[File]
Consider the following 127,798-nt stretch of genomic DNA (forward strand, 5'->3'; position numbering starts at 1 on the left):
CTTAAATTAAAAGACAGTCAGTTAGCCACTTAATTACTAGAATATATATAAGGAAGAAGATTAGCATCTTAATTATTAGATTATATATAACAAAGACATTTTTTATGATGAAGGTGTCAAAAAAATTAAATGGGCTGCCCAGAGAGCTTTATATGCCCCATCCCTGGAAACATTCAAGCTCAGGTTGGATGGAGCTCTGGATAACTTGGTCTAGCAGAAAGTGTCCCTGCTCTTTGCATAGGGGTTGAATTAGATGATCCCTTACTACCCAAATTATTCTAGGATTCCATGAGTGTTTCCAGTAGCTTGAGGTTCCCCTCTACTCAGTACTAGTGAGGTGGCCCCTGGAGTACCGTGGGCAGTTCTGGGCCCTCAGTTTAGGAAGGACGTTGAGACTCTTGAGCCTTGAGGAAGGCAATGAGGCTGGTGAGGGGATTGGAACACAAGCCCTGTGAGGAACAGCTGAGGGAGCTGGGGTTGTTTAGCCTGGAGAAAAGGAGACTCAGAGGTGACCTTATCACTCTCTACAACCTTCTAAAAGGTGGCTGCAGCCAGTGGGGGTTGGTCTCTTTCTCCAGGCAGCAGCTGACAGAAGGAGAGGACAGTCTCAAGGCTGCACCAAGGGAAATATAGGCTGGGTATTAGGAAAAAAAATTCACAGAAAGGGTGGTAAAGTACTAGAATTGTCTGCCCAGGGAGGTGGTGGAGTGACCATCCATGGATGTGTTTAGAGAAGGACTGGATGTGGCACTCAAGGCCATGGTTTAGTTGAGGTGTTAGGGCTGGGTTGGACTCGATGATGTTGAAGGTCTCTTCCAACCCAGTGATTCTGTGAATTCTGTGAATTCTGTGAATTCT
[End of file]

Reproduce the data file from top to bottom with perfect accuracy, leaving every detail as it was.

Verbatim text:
Consider the following 127,798-nt stretch of genomic DNA (forward strand, 5'->3'; position numbering starts at 1 on the left):
CTTAAATTAAAAGACAGTCAGTTAGCCACTTAATTACTAGAATATATATAAGGAAGAAGATTAGCATCTTAATTATTAGATTATATATAACAAAGACATTTTTTATGATGAAGGTGTCAAAAAAATTAAATGGGCTGCCCAGAGAGCTTTATATGCCCCATCCCTGGAAACATTCAAGCTCAGGTTGGATGGAGCTCTGGATAACTTGGTCTAGCAGAAAGTGTCCCTGCTCTTTGCATAGGGGTTGAATTAGATGATCCCTTACTACCCAAATTATTCTAGGATTCCATGAGTGTTTCCAGTAGCTTGAGGTTCCCCTCTACTCAGTACTAGTGAGGTGGCCCCTGGAGTACCGTGGGCAGTTCTGGGCCCTCAGTTTAGGAAGGACGTTGAGACTCTTGAGCCTTGAGGAAGGCAATGAGGCTGGTGAGGGGATTGGAACACAAGCCCTGTGAGGAACAGCTGAGGGAGCTGGGGTTGTTTAGCCTGGAGAAAAGGAGACTCAGAGGTGACCTTATCACTCTCTACAACCTTCTAAAAGGTGGCTGCAGCCAGTGGGGGTTGGTCTCTTTCTCCAGGCAGCAGCTGACAGAAGGAGAGGACAGTCTCAAGGCTGCACCAAGGGAAATATAGGCTGGGTATTAGGAAAAAAAATTCACAGAAAGGGTGGTAAAGTACTAGAATTGTCTGCCCAGGGAGGTGGTGGAGTGACCATCCATGGATGTGTTTAGAGAAGGACTGGATGTGGCACTCAAGGCCATGGTTTAGTTGAGGTGTTAGGGCTGGGTTGGACTCGATGATGTTGAAGGTCTCTTCCAACCCAGTGATTCTGTGAATTCTGTGAATTCTGTGAATTCT